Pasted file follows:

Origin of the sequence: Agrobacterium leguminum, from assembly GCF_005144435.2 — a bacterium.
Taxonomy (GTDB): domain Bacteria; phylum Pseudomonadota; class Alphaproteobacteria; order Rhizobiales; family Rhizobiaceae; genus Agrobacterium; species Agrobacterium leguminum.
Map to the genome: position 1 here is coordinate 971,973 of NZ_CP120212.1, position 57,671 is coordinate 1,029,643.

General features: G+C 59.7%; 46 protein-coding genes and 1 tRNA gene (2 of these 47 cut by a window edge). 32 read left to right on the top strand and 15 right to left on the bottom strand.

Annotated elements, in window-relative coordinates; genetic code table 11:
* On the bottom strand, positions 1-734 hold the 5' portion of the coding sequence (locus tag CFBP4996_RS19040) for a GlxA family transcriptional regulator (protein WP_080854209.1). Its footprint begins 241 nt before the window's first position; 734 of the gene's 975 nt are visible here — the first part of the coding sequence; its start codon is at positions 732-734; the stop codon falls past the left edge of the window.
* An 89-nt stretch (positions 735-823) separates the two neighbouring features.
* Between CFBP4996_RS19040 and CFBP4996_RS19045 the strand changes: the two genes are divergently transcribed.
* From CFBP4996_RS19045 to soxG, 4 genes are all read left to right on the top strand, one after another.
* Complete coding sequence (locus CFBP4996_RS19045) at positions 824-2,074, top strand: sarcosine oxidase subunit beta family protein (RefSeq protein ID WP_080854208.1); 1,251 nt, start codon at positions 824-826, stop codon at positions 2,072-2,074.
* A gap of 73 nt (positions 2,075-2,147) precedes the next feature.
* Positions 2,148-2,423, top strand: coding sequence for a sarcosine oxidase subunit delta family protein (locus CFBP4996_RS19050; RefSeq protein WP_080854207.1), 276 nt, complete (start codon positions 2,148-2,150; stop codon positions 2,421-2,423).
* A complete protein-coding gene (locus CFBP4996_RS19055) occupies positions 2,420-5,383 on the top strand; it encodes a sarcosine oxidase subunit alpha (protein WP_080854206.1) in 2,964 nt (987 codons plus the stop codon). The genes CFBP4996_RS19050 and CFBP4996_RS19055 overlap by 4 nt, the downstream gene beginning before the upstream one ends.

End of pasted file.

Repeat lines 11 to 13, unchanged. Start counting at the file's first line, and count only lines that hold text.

* A gap of 73 nt (positions 2,075-2,147) precedes the next feature.
* Positions 2,148-2,423, top strand: coding sequence for a sarcosine oxidase subunit delta family protein (locus CFBP4996_RS19050; RefSeq protein WP_080854207.1), 276 nt, complete (start codon positions 2,148-2,150; stop codon positions 2,421-2,423).
* A complete protein-coding gene (locus CFBP4996_RS19055) occupies positions 2,420-5,383 on the top strand; it encodes a sarcosine oxidase subunit alpha (protein WP_080854206.1) in 2,964 nt (987 codons plus the stop codon). The genes CFBP4996_RS19050 and CFBP4996_RS19055 overlap by 4 nt, the downstream gene beginning before the upstream one ends.